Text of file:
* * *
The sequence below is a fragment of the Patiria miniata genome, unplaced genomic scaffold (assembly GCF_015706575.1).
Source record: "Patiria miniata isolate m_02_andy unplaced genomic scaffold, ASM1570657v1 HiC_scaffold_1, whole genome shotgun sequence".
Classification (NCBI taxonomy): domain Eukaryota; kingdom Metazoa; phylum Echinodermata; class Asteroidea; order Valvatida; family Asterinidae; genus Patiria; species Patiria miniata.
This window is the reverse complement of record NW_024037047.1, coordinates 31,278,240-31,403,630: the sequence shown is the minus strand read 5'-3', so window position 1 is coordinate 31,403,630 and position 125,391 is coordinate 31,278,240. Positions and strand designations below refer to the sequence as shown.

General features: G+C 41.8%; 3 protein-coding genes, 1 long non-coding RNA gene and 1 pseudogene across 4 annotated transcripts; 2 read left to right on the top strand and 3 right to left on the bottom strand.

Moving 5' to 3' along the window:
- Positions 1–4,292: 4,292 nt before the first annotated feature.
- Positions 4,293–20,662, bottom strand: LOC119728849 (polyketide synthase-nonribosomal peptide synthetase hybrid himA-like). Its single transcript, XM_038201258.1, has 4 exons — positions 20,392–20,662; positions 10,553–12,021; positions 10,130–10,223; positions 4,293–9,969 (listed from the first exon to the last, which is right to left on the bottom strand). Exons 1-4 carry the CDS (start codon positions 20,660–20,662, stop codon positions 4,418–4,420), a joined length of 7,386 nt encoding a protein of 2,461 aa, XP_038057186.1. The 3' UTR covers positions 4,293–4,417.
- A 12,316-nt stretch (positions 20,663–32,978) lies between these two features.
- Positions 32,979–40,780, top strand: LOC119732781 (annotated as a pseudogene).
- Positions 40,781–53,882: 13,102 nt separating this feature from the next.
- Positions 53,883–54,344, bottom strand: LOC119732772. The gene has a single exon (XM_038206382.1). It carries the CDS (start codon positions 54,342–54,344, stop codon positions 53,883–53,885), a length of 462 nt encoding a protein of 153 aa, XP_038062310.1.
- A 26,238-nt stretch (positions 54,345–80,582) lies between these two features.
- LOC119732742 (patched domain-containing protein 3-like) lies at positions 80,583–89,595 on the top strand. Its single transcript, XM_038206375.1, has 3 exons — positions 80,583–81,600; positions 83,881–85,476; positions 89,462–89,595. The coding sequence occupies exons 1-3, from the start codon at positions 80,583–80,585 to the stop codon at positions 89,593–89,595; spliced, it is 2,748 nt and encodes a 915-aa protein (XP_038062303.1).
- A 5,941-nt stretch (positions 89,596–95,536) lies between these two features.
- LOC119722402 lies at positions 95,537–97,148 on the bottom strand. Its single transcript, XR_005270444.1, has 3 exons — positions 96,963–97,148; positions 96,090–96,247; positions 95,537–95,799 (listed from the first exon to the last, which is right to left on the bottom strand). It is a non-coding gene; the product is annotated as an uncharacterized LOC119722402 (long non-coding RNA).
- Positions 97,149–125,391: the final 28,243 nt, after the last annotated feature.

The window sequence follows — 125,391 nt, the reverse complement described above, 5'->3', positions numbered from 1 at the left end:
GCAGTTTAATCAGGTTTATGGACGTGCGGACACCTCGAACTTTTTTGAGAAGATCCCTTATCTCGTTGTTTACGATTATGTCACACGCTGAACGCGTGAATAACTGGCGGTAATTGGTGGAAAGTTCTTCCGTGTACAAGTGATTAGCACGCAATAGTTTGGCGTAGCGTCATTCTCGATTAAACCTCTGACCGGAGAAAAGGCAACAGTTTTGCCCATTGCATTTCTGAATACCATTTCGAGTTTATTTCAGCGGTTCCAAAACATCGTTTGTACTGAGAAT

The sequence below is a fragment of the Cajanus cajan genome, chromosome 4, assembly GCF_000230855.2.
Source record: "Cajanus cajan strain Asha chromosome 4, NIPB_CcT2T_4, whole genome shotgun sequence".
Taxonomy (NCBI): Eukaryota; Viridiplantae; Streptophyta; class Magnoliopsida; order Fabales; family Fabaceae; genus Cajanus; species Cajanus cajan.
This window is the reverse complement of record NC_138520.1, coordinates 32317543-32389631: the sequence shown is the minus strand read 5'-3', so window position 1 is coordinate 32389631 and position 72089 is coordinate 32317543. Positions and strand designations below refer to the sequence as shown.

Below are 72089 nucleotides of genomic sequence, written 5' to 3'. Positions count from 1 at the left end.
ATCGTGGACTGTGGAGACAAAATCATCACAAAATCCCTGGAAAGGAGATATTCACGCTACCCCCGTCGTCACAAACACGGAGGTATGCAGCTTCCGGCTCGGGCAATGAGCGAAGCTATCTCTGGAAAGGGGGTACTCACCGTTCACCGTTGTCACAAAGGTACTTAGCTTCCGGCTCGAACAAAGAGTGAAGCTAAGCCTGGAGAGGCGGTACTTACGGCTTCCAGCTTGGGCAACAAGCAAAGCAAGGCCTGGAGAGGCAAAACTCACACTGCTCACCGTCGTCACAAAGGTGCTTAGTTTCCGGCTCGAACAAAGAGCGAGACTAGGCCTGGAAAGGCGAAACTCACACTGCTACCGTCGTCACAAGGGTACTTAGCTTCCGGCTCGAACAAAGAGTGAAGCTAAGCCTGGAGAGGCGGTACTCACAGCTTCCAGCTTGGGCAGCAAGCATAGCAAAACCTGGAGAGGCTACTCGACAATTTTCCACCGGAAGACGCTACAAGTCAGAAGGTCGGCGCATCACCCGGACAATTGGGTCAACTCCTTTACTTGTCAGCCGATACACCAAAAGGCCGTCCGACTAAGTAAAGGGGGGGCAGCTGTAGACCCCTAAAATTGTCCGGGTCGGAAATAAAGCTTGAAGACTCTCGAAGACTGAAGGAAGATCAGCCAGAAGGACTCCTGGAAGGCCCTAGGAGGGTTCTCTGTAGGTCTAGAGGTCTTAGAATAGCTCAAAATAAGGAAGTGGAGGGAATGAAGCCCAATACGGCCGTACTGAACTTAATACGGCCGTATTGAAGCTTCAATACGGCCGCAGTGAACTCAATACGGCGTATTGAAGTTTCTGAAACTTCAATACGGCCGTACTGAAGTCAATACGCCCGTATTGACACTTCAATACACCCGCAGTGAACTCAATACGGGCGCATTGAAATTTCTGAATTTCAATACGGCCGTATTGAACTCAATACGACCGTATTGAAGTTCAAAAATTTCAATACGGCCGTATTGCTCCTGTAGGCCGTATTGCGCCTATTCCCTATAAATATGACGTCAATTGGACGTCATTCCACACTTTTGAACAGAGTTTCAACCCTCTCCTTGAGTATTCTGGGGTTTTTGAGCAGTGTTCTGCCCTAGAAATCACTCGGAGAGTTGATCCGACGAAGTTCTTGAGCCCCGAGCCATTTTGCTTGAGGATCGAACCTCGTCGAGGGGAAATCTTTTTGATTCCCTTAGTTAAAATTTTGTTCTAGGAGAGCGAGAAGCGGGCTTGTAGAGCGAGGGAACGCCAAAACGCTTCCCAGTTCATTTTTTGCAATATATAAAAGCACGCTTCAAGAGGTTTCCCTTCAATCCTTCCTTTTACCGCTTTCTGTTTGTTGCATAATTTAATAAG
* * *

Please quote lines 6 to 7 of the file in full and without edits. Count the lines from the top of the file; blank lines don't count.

Moving 5' to 3' along the window:
- Positions 1–4,292: 4,292 nt before the first annotated feature.